Getting a foreclosure notice is terrifying. After all, a home is the most valuable thing a person owns, not to mention a receptacle of memories and sentimental value.
Thankfully, there are ways Michigan residents can stop the foreclosure process, including:
Reinstating the mortgage loan
Some mortgages (such as the uniform Fannie Mae/ Freddie Mac mortgage) grant the borrower what’s called the right of reinstatement. This gives the borrower the chance to cure the default by paying the total amount past due. If the amount is paid, the mortgage is restored.
It should be noted that not all mortgages allow for reinstatement. Additionally, the State of Michigan creates no statutory right of reinstatement.
Redeeming the property
Borrowers in the foreclosure process have a right to redeem the property. Redemption occurs when the full amount of the loan is paid off prior to the foreclosure sale.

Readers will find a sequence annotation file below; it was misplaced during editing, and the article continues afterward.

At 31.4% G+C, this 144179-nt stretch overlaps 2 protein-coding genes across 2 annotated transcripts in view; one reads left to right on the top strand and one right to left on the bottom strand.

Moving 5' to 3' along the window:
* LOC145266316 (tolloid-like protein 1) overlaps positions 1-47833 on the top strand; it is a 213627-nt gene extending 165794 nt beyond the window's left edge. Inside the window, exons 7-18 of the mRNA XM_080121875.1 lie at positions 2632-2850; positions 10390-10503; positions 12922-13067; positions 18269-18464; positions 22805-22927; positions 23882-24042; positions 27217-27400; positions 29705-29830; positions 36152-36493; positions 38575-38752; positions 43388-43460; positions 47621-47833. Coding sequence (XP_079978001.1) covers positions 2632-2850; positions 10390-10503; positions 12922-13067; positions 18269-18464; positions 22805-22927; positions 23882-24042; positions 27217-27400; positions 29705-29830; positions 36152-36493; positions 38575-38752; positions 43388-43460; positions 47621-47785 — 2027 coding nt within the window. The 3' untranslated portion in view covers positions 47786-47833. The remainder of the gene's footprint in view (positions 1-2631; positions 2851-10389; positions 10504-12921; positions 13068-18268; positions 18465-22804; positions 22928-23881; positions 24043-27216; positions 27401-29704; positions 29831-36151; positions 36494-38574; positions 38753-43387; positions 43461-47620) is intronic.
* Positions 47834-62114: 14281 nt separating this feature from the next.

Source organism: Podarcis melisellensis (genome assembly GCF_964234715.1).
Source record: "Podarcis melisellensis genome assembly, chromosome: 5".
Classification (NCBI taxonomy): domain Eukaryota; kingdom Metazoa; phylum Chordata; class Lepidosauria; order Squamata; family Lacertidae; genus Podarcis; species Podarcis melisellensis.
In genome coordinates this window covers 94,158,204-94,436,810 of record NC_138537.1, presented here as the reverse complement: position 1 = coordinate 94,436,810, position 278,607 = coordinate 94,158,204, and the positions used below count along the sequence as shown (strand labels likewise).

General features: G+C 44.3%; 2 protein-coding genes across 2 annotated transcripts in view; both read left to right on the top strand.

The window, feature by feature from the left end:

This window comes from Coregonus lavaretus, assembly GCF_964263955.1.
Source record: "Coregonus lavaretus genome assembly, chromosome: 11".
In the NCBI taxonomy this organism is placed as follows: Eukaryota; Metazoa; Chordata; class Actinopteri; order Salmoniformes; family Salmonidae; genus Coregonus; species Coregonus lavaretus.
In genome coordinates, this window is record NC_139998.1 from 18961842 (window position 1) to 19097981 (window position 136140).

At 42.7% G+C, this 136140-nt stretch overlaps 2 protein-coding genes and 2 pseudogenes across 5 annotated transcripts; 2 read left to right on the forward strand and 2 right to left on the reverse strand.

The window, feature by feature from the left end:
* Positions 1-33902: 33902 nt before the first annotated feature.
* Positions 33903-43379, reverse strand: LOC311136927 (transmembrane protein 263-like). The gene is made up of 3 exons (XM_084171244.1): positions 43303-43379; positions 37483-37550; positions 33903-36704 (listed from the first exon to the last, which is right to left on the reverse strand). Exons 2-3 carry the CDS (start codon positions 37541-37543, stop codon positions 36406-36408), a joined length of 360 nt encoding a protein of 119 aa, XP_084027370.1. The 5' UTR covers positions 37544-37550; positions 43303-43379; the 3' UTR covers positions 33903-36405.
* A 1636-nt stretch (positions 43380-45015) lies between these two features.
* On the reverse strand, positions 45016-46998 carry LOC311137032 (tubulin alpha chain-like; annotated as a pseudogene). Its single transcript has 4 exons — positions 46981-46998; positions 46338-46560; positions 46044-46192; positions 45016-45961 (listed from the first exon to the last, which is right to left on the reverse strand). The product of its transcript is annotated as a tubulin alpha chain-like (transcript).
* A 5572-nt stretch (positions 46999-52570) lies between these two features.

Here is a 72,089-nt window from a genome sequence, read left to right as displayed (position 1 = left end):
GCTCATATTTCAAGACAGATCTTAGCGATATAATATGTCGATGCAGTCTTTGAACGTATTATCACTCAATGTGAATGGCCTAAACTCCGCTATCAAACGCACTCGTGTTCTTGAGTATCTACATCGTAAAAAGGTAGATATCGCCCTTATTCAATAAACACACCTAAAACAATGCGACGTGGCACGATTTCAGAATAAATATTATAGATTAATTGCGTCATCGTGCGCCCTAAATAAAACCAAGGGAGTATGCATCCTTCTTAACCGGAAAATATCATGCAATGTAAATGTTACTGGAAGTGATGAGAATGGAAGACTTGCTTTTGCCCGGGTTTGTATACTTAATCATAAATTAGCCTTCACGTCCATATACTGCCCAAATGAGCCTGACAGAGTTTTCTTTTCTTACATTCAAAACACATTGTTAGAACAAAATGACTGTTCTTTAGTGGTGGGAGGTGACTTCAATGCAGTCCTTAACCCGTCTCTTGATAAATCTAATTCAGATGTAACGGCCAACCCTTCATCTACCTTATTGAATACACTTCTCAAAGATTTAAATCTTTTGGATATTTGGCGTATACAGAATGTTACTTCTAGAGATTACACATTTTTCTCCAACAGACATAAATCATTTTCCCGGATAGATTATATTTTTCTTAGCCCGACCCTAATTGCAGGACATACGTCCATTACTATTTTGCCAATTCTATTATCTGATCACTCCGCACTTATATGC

The right of redemption in Michigan is even broader; homeowners can redeem the property even after the sale during what’s known as the “redemption period.”
The length of the redemption period varies according to how much of the loan remains outstanding, ranging from six months to a full year.
Fighting foreclosure in court
There are strict federal and state laws governing when a lender can foreclosure. There are also strict regulations delineating the lender’s obligations during the foreclosure process.
If you suspect a lender is shirking its responsibilities under the law, it’s important to talk to an experienced foreclosure lawyer right away.
They can evaluate the facts of the case, provide you with options, and craft a legal strategy around your unique objectives.
Detroit residents shouldn’t hesitate to reach out. Many lawyers offer a free initial consultation at no out-of-pocket cost to the client.